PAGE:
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The government’s much-lauded coronavirus testing website for essential workers ran out of capacity and had to be “closed” within minutes of opening on Friday morning.
It was a key part of the government’s strategy to meet the self-imposed target of carrying out 100,000 tests a day by the end of April – despite barely having reached a fifth of that figure as of Thursday morning.
Hancock said millions of people would be able to book an appointment online for a drive-through test at a centre close to their home.
A daily allowance of 5,000 home test kits – to be posted out to people – was to be made available as part of the push, but the gov.uk/coronavirus site ran out within two minutes.
As scores of people logged on to apply for a test, a message informed them: “Currently, only drive through tests are available.”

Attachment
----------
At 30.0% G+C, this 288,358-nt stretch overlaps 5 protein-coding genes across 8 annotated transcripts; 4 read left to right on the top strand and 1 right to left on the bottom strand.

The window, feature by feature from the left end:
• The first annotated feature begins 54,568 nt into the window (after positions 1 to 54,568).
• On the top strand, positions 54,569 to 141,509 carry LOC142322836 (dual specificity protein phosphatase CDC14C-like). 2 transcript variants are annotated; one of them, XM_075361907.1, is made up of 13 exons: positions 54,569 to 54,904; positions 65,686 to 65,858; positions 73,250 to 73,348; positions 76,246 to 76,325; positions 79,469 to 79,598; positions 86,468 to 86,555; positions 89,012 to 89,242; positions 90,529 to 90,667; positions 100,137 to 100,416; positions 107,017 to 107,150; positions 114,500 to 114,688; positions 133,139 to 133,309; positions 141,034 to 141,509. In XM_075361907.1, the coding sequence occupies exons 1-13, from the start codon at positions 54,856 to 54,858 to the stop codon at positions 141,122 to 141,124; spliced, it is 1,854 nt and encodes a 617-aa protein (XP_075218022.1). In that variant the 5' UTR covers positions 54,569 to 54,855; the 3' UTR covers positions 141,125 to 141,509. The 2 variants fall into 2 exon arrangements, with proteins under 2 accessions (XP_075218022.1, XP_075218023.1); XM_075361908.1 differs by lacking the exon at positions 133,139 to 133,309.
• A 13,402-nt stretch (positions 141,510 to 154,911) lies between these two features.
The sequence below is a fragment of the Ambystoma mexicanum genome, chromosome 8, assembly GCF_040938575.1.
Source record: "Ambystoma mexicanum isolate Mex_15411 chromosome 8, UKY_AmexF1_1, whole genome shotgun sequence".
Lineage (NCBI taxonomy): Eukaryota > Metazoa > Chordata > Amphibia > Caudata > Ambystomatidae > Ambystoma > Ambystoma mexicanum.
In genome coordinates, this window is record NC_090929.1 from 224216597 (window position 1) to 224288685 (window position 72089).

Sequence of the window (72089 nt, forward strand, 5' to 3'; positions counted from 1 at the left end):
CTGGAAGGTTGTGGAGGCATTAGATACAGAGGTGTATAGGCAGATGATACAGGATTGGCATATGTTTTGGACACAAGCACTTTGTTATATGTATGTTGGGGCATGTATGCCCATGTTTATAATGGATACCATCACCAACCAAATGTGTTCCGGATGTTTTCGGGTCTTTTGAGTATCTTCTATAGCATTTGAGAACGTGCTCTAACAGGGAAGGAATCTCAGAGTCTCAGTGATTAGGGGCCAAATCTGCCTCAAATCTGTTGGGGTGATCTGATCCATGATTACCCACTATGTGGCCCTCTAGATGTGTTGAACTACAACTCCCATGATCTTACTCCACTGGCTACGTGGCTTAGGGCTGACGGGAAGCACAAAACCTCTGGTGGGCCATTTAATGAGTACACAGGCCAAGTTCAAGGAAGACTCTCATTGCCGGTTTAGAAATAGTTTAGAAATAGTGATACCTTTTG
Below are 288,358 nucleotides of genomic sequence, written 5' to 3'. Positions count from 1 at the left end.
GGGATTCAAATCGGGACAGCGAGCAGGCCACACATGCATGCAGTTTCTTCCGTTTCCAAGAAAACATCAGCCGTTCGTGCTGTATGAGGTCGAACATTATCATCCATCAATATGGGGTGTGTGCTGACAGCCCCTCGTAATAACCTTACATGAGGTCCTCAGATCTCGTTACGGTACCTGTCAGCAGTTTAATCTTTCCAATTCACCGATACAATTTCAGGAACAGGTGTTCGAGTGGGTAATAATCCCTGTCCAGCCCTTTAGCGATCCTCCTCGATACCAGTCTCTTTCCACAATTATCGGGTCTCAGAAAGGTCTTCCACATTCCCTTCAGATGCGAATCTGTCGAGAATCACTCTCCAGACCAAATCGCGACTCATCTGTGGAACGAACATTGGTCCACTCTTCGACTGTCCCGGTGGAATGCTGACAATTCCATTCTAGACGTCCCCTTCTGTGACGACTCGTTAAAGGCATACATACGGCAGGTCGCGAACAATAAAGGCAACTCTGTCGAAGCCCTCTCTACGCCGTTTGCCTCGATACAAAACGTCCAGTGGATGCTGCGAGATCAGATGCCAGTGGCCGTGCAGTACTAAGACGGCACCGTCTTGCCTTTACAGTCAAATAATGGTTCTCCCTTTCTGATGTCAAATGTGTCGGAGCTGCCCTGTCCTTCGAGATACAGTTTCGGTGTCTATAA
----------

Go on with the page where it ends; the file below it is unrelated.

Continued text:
But then, just minutes later, it appeared that nobody was able to book a test at all, as the site told them: “Coronavirus test: applications closed.”
Hancock admitted on BBC Radio 4′s Today programme that the government had only finished coding the website yesterday.
The Department of Health and Social Care apologised and said because of “significant demand” it had run out of tests – but more would be available on Saturday.
Tests for key workers – which include teachers, refuse collectors and supermarket workers – can be delivered by Amazon within 24 hours or collected the next day by the Royal Mail.
Number 10 has said that the government is trusting that those applying for testing are key workers, with no eligibility checks in place for online bookings.
The prime minister’s official spokesperson said: “As with many other aspects of the coronavirus response, we would expect the public to respond in good faith.
“That is what they have done with other aspects of the scheme, I think we’d expect it to be the same here.”
Hancock has pledged that the government will be testing 100,000 people a day by the end of April. He said at Thursday’s press conference that the programme “was all part of getting Britain back on her feet”.
“The whole process will be free,” he said, “and no one will have to pay out for the tests.”